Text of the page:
Managers or Corporates?: Curbing Non-compliance through Corporate Income Tax Penalty
Keywords:Corporate income tax, experiment, tax avoidance, tax compliance, tax evasion, tax penalty incidence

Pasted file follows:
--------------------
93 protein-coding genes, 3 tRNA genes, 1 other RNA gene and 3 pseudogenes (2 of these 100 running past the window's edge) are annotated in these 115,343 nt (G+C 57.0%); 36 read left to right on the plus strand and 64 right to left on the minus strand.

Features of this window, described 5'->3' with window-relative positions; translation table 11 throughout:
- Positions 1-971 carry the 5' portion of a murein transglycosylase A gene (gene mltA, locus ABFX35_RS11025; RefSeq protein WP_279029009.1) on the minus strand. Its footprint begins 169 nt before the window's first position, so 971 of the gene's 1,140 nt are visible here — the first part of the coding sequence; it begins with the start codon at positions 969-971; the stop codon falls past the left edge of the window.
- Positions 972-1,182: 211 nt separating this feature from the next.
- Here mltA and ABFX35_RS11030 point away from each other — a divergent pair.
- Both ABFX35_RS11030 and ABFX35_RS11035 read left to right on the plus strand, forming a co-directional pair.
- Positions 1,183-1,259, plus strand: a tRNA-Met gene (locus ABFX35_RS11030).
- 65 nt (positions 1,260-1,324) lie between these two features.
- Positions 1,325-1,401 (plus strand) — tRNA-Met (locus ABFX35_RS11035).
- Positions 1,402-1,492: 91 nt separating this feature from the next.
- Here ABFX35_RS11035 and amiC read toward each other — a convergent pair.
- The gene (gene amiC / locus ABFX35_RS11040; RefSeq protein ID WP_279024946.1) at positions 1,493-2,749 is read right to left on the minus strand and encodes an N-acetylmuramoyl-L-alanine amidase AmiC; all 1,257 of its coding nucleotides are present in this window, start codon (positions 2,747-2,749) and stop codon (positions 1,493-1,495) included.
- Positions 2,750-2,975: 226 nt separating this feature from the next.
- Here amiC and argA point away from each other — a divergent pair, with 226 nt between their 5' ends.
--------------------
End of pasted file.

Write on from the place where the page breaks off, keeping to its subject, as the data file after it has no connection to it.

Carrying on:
Governments normally impose tax penalties for tax non-compliance. They can either impose financial corporate income tax penalties on corporates or tax managers in cases of corporate income tax non-compliance. However, the effectiveness of these corporate income tax penalty incidences remains largely unknown. This paper examines their effectiveness experimentally. In all, 100 Bachelor of Commerce second-year students at the University of Dar es Salaam participated in the laboratory experiment. The participants were randomly assigned into two groups: of managers and of owner-managers. Then the two groups were subdivided randomly into two groups based on corporate income tax penalty incidences: corporate income tax penalty imposed on managers and corporate, respectively. The study suggests that corporate income tax penalties imposed on managers may be more effective in enhancing corporate income tax compliance in both manager and owner-manager run corporations. Tax authorities should impose corporate income tax penalties on individuals responsible. The study contributes to limited corporate income tax literature, particularly in helping to reconcile the mixed results of prior theoretical research given fixed incentives. Also, it provides the first experimental evidence on the relevance of corporate income tax penalty incidence in the context of Tanzania. Finally, it adds to the scarce corporate income tax compliance literature and to the few studies on this aspect from developing countries.